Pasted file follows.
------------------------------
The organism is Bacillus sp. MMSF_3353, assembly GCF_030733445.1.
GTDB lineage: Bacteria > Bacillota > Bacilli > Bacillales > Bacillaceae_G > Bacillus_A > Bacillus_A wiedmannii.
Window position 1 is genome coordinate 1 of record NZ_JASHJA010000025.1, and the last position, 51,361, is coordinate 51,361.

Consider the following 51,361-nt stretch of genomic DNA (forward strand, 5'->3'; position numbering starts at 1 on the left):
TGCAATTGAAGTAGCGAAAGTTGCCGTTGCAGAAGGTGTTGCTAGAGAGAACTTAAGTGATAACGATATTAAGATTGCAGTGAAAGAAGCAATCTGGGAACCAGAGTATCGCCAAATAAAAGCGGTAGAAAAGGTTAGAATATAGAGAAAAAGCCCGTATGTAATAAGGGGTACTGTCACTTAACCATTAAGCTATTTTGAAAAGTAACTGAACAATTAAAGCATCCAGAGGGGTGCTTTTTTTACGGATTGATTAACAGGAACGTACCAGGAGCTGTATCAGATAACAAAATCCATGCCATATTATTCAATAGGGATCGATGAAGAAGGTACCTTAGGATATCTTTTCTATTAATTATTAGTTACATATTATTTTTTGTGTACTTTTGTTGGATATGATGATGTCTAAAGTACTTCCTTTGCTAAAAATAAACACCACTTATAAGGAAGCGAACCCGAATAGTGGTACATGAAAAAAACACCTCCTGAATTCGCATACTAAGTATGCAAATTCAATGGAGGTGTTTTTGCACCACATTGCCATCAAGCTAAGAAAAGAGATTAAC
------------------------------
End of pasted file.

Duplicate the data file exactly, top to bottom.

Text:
The organism is Bacillus sp. MMSF_3353, assembly GCF_030733445.1.
GTDB lineage: Bacteria > Bacillota > Bacilli > Bacillales > Bacillaceae_G > Bacillus_A > Bacillus_A wiedmannii.
Window position 1 is genome coordinate 1 of record NZ_JASHJA010000025.1, and the last position, 51,361, is coordinate 51,361.

Consider the following 51,361-nt stretch of genomic DNA (forward strand, 5'->3'; position numbering starts at 1 on the left):
TGCAATTGAAGTAGCGAAAGTTGCCGTTGCAGAAGGTGTTGCTAGAGAGAACTTAAGTGATAACGATATTAAGATTGCAGTGAAAGAAGCAATCTGGGAACCAGAGTATCGCCAAATAAAAGCGGTAGAAAAGGTTAGAATATAGAGAAAAAGCCCGTATGTAATAAGGGGTACTGTCACTTAACCATTAAGCTATTTTGAAAAGTAACTGAACAATTAAAGCATCCAGAGGGGTGCTTTTTTTACGGATTGATTAACAGGAACGTACCAGGAGCTGTATCAGATAACAAAATCCATGCCATATTATTCAATAGGGATCGATGAAGAAGGTACCTTAGGATATCTTTTCTATTAATTATTAGTTACATATTATTTTTTGTGTACTTTTGTTGGATATGATGATGTCTAAAGTACTTCCTTTGCTAAAAATAAACACCACTTATAAGGAAGCGAACCCGAATAGTGGTACATGAAAAAAACACCTCCTGAATTCGCATACTAAGTATGCAAATTCAATGGAGGTGTTTTTGCACCACATTGCCATCAAGCTAAGAAAAGAGATTAAC